standard Praying to my God in the sky

Richard_pilot

I am not exactly a religious person. My philosophy is quite simple. We should do our best on earth and try to lead a good and a positive life. We are here only for a short time. Lets do our best. What else can you do?

But there have been many times when I needed to pray to my God in the sky.

8 years ago I started flying lessons in Camden, NSW. The first of many lessons was orientated on getting acquainted with the many dials and switches and basic flying. Keep the wings level and use the rudder Richard.

Sitting in the front seat with the instructor behind you and the noise of the propeller spinning in front of you is frightening stuff. There is so much to do. The first landings I did were with my eyes closed. Thank goodness for Craig my instructor sitting behind me, otherwise I wouldn’t be writing this newsletter.

The next series you fly to 6000 feet, level off, idle the engine and pull the nose up. Climbing with no power. It becomes very quiet and still – an eerie feeling. Some thing was about to happen.

You can feel the plane struggling to keep flying and then suddenly it drops out of the sky. This is called stalling. The correct procedure is to put the nose down, give a bit of throttle to gain speed and pull you self out. Not that hard!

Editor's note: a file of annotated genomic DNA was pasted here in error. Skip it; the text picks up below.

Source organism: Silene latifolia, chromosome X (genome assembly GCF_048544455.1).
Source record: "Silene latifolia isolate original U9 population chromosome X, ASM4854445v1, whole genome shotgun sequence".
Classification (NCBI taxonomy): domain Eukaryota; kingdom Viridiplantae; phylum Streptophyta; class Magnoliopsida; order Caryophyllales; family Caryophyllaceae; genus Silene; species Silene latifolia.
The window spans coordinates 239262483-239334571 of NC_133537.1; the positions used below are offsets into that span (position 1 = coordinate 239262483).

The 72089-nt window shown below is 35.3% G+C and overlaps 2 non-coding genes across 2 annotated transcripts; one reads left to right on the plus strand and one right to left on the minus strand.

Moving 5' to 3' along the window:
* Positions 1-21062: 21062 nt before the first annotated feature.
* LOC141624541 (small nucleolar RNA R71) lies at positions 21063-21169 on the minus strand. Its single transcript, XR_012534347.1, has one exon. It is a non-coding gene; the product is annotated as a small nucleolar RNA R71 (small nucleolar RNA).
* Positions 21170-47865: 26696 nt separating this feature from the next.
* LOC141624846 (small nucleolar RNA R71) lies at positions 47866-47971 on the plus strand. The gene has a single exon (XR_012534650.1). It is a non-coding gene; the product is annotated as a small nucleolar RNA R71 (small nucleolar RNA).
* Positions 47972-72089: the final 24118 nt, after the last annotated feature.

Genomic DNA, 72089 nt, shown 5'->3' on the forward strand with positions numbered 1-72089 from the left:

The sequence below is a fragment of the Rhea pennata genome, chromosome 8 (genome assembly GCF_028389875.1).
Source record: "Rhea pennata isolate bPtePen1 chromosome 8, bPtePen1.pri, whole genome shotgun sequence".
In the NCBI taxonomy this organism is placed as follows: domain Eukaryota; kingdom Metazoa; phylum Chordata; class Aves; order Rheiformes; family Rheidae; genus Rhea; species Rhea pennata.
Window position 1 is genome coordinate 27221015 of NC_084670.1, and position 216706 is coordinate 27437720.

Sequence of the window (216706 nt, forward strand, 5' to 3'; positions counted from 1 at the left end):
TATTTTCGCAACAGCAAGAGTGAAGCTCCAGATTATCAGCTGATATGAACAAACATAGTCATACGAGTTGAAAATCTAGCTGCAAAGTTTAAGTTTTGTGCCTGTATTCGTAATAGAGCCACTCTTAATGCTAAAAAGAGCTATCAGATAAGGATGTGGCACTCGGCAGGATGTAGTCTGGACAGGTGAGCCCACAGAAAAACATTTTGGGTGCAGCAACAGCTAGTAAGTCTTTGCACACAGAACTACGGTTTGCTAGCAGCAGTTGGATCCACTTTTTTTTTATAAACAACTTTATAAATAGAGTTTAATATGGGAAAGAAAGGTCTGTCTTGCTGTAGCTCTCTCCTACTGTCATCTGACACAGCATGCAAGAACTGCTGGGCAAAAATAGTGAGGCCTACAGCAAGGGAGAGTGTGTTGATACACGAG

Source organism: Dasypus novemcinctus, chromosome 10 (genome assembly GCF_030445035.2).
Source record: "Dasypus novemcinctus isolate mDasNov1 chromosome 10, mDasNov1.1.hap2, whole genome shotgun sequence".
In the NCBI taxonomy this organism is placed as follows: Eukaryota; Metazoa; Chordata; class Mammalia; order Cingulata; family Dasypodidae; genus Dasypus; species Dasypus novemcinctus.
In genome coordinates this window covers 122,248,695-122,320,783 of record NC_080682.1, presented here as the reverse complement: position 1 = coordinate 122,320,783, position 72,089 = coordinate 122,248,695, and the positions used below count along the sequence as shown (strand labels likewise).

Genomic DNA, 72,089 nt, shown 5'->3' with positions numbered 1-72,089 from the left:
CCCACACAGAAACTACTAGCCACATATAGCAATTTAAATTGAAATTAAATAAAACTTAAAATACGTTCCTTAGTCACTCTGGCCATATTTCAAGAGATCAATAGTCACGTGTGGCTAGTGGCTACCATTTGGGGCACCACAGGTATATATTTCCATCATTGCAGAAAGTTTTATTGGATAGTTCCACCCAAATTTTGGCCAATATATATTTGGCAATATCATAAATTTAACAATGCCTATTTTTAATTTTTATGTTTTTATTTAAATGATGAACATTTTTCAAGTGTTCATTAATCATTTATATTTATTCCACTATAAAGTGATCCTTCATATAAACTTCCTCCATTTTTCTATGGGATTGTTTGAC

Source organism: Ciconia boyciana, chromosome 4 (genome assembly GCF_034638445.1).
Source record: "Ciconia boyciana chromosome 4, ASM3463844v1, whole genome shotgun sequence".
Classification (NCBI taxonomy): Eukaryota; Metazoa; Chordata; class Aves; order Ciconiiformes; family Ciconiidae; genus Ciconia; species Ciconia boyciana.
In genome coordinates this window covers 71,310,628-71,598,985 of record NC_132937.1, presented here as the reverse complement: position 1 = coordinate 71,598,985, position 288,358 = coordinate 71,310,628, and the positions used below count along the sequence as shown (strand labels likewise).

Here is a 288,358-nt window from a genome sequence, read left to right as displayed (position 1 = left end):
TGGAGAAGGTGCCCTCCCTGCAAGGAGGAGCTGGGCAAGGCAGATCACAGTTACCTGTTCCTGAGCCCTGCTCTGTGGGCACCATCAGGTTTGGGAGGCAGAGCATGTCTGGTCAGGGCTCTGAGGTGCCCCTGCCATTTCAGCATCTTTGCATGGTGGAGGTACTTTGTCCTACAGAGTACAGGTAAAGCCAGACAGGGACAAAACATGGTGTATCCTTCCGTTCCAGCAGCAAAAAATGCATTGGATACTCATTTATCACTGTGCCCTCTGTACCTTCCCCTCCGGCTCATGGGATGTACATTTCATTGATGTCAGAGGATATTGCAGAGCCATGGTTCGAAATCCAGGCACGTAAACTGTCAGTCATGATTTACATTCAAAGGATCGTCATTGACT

But being scared out my wits I gave it full throttle and the plane spiralled towards the ground and into a spin. Once again – thank goodness for my instructor. Take is slowly Richard that was too much throttle.

Over coming the fear factor of being in the sky is the hardest part of learning to fly. Slowly I graduated to circuit training, taking off cross wind, down wind, base and into finals – land and take off again without stopping. Sometimes the landing is perfect and some times not so good, but I survived it all. It takes a while to get the hang off it, the flare at the end.

I am not a person who is lost for words. The hardest part is talking to the tower. Your message is quite simple. But you freeze up holding the microphone and stuttering. The wrong message could cause an accident.

Eventually after a lot of circuits you are on your own. Your first solo is a big event and your photo is taken (if you survive) standing in front of the propeller of the plane and then put on line.

Slowly you graduate to the training area. Trying to find your way and back to the airport and finding all the inbound points. Finding the airfield amongst all the fields is not easy to spot. Many times my instructor asked me; “Richard can you see the air strip?” I kept looking all around and saw nothing. Maybe because I was right above it.

Eventually I was allowed to do my first solo flight around the training area. I was at 2000 feet and cruising nicely, while concentrating on all the tasks that had to be done. Suddenly there was no power and the prop came to a stand still. Amazingly enough I kept my cool and followed all the procedures; switched over tanks, put the fuel pump on and got the plane started again. This showed me that training is so important.